The U.K.-based Internet Watch Foundation (IWF) today reversed a decision made earlier this week which effectively cut off the majority of British Internet users to the popular online encyclopedia Wikipedia.

The IWF bills itself as: “The UK Hotline for reporting illegal content specifically: Child sexual abuse content hosted worldwide and criminally obscene and incitement to racial hatred content hosted in the UK.”

As such, it issued a blacklist warning for a single page at Wikipedia, reported to it by a reader. The page in question contained a photo of a 1970s vintage album cover which featured an image that the IWF said qualified, under its rules, as child pornography.

The problem was not that one Wikipeda page was subsequently blocked by UK Internet Service Providers (ISPs). Rather, it was the way they blocked it, which resulted in more than 90 per cent of UK Internet users being unable to reach Wikipedia at all, much less view any encyclopedia entries.

The IWF, however, reversed the original decision following an appeal by the Wikimedia Foundation, which runs Wikipedia:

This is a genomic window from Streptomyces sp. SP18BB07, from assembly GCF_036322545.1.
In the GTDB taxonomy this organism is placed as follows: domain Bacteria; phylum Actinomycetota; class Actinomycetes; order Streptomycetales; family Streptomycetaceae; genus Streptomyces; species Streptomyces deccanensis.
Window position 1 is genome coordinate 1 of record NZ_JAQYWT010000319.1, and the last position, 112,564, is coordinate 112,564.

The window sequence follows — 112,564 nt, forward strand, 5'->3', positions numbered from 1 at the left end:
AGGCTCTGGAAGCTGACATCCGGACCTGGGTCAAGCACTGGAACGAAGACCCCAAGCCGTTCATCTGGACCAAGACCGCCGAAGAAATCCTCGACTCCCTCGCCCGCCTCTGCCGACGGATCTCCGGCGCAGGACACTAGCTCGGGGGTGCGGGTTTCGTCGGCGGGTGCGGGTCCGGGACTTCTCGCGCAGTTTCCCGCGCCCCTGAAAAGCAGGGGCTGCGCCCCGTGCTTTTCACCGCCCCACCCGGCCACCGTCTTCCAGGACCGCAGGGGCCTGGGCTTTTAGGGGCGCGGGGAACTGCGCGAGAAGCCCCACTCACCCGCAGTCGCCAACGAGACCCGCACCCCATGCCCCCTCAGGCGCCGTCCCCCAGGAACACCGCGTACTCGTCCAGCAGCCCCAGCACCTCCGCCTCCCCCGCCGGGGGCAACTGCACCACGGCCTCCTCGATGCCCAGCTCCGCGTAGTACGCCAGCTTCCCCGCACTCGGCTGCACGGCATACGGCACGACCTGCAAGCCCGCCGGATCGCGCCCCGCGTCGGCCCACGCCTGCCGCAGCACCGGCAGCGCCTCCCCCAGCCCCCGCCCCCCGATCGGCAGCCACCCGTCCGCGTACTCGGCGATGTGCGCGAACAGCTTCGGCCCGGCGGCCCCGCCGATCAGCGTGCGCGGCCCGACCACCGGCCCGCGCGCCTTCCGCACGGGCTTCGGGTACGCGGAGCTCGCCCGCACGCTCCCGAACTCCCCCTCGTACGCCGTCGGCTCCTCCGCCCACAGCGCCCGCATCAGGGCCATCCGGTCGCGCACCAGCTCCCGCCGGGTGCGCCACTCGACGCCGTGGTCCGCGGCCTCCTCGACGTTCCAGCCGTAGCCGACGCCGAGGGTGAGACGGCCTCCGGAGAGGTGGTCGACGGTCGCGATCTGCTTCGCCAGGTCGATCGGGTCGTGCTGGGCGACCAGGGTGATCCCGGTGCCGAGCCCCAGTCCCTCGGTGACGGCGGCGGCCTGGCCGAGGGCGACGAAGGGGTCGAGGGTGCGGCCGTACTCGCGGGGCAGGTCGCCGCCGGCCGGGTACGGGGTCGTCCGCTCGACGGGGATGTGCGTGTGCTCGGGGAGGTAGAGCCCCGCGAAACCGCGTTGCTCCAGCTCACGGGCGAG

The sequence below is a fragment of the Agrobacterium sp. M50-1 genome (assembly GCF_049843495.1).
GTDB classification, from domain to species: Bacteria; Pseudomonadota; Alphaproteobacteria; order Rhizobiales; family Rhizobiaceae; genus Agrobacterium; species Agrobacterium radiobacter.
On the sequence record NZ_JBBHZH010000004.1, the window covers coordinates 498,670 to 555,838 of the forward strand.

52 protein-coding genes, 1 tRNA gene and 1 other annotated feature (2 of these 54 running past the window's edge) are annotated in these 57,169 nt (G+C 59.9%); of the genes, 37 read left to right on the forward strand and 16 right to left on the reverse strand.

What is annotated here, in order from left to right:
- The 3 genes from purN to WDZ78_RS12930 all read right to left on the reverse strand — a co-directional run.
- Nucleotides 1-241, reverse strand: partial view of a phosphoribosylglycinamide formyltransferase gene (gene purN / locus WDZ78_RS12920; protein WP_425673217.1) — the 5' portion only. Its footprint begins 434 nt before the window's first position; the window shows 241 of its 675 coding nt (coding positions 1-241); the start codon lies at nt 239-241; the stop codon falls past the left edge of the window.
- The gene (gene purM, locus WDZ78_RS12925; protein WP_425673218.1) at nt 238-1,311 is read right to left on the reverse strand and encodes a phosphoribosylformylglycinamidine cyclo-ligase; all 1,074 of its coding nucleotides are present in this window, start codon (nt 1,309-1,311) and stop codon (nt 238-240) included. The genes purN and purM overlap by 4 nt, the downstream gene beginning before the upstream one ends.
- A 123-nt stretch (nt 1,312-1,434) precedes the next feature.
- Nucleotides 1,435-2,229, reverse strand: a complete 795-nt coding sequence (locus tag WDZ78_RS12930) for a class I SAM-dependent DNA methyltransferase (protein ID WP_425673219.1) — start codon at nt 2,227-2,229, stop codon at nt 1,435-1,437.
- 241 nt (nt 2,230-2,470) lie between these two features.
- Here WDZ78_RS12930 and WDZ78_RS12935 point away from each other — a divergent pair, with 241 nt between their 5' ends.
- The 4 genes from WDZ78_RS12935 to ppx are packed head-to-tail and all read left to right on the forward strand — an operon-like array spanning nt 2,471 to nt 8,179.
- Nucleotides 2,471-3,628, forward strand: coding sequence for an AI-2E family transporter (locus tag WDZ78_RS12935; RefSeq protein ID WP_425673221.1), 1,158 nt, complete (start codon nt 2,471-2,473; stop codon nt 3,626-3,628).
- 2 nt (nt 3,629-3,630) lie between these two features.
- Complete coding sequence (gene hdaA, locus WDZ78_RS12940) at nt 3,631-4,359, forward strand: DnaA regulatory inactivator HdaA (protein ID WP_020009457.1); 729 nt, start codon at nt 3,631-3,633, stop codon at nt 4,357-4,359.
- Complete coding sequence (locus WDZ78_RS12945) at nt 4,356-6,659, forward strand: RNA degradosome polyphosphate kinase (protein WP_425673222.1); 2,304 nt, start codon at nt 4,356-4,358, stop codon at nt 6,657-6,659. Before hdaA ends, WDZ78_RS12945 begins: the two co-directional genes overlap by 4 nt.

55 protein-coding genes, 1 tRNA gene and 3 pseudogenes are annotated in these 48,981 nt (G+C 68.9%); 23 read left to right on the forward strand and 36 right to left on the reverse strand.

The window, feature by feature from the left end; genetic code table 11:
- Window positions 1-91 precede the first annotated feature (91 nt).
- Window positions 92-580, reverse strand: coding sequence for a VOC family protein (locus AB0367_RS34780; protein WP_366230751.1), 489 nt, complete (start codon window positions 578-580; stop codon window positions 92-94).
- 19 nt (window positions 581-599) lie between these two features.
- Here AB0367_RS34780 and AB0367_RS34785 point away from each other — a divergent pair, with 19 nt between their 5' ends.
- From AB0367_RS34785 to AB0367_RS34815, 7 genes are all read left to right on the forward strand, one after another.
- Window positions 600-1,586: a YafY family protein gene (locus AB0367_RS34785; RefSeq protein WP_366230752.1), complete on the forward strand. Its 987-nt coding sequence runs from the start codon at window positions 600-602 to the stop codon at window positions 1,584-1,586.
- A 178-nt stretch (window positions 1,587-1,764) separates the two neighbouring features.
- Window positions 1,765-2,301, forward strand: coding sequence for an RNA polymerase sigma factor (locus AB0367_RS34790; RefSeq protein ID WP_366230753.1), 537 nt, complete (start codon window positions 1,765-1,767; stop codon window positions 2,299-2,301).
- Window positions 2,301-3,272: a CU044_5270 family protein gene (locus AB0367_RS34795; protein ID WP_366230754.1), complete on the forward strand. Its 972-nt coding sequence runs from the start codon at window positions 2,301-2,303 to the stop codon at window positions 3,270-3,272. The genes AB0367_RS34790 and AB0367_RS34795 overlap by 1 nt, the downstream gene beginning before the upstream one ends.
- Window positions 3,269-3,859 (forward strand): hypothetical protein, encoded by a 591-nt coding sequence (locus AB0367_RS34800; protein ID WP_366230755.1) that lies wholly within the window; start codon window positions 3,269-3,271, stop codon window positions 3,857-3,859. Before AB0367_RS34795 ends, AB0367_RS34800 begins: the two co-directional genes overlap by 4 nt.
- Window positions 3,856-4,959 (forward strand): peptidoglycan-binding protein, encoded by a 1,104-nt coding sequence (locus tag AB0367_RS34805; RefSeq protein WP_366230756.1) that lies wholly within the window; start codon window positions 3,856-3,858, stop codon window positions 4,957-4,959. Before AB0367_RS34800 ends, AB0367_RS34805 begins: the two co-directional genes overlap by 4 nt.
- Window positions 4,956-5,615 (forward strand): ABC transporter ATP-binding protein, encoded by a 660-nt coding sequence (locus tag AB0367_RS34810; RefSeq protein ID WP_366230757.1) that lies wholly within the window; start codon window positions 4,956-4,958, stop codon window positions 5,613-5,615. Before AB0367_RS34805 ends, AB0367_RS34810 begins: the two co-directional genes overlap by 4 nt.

“The IWF board has today considered these findings and the contextual issues involved in this specific case, and — in the light of the length of time the image has existed and its wide availability — the decision has been taken to remove this Web page from our [black]list.”

…And then apologised to Wikipedia users:

“IWF’s overriding objective is to minimise the availability of indecent images of children on the internet, however, on this occasion our efforts have had the opposite effect. We regret the unintended consequences for Wikipedia and its users.”

The IWF also noted that it will not blacklist other Web sites which post the offending image — provided they are hosted outside the UK.

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